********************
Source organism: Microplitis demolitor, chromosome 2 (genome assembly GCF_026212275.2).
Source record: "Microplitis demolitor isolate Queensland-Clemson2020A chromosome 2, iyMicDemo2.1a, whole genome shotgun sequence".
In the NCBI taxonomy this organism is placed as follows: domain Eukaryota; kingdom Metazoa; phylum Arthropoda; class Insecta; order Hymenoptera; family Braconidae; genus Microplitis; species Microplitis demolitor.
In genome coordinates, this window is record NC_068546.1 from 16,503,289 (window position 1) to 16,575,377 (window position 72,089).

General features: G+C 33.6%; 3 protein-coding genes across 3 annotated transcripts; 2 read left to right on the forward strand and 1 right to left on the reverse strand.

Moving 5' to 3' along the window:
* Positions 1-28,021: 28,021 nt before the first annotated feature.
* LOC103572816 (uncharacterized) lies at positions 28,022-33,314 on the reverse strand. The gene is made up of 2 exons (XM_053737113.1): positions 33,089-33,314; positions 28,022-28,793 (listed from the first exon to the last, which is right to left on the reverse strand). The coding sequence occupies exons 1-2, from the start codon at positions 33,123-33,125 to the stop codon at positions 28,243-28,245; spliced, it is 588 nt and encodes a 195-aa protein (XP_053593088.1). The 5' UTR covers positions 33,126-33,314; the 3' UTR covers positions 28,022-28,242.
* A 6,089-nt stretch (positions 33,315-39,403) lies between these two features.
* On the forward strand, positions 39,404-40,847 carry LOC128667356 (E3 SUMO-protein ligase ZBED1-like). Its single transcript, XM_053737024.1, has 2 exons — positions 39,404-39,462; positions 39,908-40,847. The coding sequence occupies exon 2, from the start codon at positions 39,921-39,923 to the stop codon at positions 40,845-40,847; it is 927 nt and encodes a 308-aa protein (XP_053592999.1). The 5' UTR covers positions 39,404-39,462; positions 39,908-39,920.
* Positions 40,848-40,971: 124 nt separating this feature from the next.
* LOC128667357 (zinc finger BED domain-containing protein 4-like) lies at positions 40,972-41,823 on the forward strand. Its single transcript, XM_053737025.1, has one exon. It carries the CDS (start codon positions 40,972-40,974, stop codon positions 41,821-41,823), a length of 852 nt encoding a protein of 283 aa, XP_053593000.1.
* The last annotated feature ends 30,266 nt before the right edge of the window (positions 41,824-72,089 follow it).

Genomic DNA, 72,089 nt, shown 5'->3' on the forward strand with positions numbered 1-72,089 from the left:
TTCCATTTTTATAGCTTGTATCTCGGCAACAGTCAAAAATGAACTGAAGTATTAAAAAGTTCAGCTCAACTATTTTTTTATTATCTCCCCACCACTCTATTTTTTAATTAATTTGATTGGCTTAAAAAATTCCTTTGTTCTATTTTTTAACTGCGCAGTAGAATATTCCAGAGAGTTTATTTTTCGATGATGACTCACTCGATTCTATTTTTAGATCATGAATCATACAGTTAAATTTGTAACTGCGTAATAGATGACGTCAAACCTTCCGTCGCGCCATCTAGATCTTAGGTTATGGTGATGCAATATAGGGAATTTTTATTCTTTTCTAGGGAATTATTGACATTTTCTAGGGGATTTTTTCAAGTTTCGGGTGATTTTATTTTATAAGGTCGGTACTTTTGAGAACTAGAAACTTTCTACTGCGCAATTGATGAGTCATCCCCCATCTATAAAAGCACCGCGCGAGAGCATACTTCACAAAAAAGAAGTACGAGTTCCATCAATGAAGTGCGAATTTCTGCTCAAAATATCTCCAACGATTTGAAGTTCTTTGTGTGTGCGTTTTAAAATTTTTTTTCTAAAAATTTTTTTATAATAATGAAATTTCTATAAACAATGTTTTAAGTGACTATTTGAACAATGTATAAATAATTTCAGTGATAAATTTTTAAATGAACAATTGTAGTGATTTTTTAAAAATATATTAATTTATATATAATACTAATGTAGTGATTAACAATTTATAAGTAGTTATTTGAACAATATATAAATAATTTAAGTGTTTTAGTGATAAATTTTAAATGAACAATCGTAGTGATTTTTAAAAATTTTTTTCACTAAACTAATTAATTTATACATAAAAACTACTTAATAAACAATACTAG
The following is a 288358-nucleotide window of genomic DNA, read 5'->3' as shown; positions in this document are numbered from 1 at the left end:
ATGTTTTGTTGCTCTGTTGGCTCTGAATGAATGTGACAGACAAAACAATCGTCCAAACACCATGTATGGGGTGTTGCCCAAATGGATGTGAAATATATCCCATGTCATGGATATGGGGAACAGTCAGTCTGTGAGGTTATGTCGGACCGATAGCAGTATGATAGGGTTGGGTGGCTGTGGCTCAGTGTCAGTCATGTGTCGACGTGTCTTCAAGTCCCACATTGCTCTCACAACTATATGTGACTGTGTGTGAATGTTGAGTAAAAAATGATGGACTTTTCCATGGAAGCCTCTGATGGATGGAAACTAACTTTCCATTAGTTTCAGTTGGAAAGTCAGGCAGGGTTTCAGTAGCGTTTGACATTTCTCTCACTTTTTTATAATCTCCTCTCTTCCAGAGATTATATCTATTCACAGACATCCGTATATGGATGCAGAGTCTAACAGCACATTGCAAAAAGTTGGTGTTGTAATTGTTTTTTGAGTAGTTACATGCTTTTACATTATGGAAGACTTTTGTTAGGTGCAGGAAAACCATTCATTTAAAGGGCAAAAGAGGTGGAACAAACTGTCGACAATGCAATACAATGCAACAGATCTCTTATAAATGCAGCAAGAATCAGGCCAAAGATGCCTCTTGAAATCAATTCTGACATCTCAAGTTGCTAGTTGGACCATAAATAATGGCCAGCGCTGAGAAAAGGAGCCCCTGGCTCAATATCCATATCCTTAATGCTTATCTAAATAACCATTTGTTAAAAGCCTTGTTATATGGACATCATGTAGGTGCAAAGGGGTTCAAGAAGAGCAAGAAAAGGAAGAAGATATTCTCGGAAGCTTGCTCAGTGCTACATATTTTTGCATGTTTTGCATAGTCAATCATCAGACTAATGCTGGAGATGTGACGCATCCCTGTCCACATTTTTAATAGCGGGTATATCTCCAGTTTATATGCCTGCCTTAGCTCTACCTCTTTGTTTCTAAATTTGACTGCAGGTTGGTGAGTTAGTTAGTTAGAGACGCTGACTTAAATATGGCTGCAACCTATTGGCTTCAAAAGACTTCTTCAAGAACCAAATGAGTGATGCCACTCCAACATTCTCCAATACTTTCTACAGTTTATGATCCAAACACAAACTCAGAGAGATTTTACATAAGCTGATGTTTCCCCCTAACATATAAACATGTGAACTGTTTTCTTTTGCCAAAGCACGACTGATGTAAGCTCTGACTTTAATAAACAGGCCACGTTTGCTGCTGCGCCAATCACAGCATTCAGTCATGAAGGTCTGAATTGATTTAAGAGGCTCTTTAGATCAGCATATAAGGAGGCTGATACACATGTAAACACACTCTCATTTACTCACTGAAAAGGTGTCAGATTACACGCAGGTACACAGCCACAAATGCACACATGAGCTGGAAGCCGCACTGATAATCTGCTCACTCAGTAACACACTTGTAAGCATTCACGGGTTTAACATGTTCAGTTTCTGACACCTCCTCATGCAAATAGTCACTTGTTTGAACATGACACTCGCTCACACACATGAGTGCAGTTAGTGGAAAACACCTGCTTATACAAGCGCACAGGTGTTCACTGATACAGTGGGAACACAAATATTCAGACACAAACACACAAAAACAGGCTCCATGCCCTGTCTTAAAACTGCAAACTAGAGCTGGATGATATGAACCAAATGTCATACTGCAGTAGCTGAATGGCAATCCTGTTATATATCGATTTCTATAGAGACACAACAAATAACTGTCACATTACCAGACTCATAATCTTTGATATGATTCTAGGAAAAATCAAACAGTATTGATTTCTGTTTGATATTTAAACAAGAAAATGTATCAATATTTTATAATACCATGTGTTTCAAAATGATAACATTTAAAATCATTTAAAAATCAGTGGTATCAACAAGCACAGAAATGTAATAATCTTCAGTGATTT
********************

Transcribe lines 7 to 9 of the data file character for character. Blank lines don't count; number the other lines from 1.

* Positions 1-28,021: 28,021 nt before the first annotated feature.
* LOC103572816 (uncharacterized) lies at positions 28,022-33,314 on the reverse strand. The gene is made up of 2 exons (XM_053737113.1): positions 33,089-33,314; positions 28,022-28,793 (listed from the first exon to the last, which is right to left on the reverse strand). The coding sequence occupies exons 1-2, from the start codon at positions 33,123-33,125 to the stop codon at positions 28,243-28,245; spliced, it is 588 nt and encodes a 195-aa protein (XP_053593088.1). The 5' UTR covers positions 33,126-33,314; the 3' UTR covers positions 28,022-28,242.
* A 6,089-nt stretch (positions 33,315-39,403) lies between these two features.